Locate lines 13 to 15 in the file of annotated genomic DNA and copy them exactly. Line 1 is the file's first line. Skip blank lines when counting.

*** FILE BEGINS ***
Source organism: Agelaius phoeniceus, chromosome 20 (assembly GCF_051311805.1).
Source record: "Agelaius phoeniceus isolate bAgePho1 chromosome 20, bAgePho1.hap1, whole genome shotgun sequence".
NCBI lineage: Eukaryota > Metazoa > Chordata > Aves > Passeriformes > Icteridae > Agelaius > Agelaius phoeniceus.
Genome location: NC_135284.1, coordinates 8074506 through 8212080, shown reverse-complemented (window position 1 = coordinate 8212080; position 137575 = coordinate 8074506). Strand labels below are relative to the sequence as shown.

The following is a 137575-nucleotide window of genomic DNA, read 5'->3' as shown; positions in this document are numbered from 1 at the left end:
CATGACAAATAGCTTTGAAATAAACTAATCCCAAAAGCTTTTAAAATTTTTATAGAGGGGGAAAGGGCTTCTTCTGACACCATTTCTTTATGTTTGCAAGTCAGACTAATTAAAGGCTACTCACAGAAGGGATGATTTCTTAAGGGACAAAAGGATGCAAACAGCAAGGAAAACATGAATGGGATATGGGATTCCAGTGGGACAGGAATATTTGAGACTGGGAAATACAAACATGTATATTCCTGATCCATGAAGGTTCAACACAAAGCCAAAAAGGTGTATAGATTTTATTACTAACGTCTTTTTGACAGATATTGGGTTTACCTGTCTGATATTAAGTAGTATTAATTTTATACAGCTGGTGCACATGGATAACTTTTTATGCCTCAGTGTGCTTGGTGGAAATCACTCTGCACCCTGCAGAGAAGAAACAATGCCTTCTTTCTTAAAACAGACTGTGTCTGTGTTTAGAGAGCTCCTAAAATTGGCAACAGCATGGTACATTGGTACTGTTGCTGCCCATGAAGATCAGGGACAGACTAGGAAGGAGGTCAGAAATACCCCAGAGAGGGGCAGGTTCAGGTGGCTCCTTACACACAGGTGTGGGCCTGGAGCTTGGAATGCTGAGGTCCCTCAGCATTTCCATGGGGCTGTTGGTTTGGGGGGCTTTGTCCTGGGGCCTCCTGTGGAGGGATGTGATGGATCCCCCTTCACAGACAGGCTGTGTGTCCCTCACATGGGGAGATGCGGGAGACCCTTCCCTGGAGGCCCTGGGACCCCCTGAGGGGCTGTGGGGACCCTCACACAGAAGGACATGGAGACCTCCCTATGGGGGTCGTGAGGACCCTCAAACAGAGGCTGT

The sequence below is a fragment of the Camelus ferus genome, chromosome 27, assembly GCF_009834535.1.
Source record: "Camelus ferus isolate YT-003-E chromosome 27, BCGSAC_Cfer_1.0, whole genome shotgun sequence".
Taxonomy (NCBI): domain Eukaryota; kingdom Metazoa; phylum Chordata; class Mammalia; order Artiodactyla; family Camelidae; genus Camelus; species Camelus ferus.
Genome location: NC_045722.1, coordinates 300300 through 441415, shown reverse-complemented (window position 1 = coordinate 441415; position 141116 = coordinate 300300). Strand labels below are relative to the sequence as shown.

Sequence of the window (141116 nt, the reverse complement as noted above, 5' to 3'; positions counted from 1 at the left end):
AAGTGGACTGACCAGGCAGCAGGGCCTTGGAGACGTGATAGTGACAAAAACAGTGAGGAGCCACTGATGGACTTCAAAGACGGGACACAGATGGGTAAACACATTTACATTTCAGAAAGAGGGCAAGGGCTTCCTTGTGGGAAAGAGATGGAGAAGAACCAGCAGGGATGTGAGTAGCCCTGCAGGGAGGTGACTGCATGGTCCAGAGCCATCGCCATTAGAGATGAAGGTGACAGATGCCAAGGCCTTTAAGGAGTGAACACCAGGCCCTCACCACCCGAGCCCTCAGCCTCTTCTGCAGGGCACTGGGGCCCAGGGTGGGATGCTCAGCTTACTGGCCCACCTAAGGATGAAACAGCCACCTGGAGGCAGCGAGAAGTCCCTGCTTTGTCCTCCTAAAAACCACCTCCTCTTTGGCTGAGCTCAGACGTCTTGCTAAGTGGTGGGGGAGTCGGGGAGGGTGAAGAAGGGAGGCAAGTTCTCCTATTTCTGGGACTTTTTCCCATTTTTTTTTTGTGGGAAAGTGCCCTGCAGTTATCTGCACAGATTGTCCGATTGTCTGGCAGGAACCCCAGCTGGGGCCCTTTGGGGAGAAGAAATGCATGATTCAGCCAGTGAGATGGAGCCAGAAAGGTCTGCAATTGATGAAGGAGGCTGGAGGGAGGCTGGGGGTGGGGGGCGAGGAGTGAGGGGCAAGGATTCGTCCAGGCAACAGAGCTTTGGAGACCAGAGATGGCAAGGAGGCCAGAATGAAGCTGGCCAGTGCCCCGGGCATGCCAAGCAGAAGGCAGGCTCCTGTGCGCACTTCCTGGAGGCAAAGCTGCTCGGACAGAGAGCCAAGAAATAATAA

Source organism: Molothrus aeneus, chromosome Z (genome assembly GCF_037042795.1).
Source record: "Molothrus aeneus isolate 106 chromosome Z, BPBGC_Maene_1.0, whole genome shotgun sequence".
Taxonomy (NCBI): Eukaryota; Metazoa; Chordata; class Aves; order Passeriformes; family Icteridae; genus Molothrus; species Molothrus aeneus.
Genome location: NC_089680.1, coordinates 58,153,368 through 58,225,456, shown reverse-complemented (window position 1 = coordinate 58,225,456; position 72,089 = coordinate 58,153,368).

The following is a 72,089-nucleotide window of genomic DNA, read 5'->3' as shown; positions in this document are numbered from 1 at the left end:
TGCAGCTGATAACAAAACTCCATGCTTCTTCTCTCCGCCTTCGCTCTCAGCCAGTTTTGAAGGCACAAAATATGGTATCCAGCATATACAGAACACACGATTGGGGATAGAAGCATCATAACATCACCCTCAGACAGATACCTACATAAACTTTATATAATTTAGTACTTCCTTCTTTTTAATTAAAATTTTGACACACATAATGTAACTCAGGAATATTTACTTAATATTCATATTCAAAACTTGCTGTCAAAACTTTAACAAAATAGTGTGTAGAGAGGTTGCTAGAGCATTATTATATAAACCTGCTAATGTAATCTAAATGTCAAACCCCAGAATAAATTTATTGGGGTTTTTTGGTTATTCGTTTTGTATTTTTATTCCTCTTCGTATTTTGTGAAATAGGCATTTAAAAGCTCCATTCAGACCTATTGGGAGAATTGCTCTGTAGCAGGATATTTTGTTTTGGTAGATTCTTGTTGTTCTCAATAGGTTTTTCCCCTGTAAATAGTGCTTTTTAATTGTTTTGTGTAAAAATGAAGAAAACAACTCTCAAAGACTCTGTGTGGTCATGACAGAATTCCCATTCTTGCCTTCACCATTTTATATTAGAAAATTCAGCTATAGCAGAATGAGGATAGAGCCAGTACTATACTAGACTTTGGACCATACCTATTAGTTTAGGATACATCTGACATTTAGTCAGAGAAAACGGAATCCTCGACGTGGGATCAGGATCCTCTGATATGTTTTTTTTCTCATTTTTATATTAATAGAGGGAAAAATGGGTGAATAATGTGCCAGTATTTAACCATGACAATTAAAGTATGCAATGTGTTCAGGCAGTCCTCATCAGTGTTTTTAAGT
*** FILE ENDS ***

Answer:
Source organism: Molothrus aeneus, chromosome Z (genome assembly GCF_037042795.1).
Source record: "Molothrus aeneus isolate 106 chromosome Z, BPBGC_Maene_1.0, whole genome shotgun sequence".
Taxonomy (NCBI): Eukaryota; Metazoa; Chordata; class Aves; order Passeriformes; family Icteridae; genus Molothrus; species Molothrus aeneus.